The most important economic event of the month ended today. The FOMC meeting ended today, and the Federal Reserve published a statement along with a press conference from Fed Chairman Jerome Powell. The clarity regarding the details of the Fed’s updated monetary policy that market participants had been waiting for was answered.
In his opening statement from the press conference immediately after the end of today’s meeting, President Powell said: “Good afternoon, in the Federal Reserve, we are strongly committed to achieving the monetary policy goals that Congress has given us – maximum employment and price stability. Since the beginning of the pandemic, we have taken strong steps to provide some relief and stability to ensure that the recovery is as strong as possible and to limit lasting damage to the economy. Today, my colleagues in the Federal Open Market Committee and I made some important changes to our policy statement, including updating our guidance on the likely path to our policy rate. ”
The statement released by the Federal Reserve began by saying, “The Federal Reserve is committed to using its full range of tools to support the U.S. economy in this challenging time, thereby advancing its maximum employment and price stability goals.
While the Federal Reserve has done much to convey that they are in it in the long run and will do what is required, it was the release of the “dot plot” from September that gave market participants the greatest possible clarity. As you can see in the chart above, members of the Federal Reserve voted unanimously to keep interest rates close to zero for the rest of 2020 and 2021.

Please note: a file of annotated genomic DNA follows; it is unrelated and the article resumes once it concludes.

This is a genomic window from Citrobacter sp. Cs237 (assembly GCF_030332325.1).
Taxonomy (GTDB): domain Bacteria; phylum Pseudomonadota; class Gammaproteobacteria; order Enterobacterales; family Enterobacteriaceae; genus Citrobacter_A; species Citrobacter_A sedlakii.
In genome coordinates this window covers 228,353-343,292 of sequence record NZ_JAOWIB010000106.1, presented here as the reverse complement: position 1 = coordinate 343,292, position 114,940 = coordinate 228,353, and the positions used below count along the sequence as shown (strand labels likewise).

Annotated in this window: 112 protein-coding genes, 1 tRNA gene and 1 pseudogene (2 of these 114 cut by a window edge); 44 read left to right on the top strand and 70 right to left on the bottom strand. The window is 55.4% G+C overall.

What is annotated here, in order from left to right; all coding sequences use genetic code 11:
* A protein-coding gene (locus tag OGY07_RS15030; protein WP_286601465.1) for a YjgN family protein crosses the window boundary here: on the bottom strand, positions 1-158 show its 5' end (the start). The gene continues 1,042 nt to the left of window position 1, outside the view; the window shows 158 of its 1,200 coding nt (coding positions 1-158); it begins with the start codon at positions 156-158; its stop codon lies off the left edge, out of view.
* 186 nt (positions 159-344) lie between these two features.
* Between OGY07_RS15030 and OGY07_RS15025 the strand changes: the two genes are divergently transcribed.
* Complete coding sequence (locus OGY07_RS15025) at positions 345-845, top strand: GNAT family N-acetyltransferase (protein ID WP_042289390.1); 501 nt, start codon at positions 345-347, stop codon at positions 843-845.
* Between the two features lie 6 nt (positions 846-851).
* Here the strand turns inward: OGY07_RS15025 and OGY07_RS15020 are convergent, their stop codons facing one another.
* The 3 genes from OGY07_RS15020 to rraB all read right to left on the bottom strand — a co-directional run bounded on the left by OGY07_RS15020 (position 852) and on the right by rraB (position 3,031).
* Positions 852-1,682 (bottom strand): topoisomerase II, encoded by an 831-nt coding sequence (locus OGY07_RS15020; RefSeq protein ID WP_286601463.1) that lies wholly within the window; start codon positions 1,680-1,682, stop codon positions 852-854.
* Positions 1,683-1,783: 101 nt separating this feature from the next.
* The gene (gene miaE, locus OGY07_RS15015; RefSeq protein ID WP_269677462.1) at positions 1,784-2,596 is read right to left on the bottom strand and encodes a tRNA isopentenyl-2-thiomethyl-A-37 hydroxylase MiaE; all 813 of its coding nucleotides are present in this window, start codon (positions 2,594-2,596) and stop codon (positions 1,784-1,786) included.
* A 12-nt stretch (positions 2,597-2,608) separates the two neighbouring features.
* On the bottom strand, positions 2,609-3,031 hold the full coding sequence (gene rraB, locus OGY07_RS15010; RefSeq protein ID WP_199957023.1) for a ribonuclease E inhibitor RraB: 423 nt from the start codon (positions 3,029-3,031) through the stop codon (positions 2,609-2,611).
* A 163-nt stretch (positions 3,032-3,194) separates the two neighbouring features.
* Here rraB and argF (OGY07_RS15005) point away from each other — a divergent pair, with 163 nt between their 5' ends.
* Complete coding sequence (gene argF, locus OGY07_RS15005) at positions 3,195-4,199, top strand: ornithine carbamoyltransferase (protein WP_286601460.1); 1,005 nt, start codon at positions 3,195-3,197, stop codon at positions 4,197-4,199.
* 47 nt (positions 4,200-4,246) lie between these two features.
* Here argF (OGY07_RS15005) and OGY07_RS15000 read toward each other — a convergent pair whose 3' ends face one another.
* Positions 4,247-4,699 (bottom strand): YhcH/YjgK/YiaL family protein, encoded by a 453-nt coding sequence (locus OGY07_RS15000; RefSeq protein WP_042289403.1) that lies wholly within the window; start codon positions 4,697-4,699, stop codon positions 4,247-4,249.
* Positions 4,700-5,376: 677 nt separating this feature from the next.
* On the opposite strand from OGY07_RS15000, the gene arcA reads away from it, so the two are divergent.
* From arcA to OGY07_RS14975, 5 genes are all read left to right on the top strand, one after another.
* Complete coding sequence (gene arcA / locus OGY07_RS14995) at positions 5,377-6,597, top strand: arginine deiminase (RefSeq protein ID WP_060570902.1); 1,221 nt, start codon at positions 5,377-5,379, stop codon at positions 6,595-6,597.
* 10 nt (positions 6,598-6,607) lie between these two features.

It stated that all eligible members except one voted to keep interest rates where they are throughout 2022. With the exception of four eligible members, the remaining Federal Reserve members voted to maintain interest rates where they are in 2023. In other words, many members of the Federal Reserve do not expect a rise in interest rates until the end of 2023.
In essence, the Federal Reserve made it crystal clear that it will keep its revised monetary policy rate close to zero and expects this action to continue until two events take place. Firstly, that labor market conditions return to “maximum employment”, and secondly only to raise rates when inflation has risen to 2%, and “it is on the verge of moderately exceeding 2% for some time.”
The predictions of the analyzes were completely correct. Bloomberg examined 31 economists, in which they came to the following conclusion; “The Federal Reserve can keep interest rates close to zero for three or more years, and its balance sheet will rise above $ 10 trillion as decision-makers try to revive the US economy from recession.”
The uncertainty of what the current timeline was is no longer uncertain. The Federal Reserve continues its commitment to do whatever it takes to revive the economy and move towards maximum employment, and that will be a long road to recovery.
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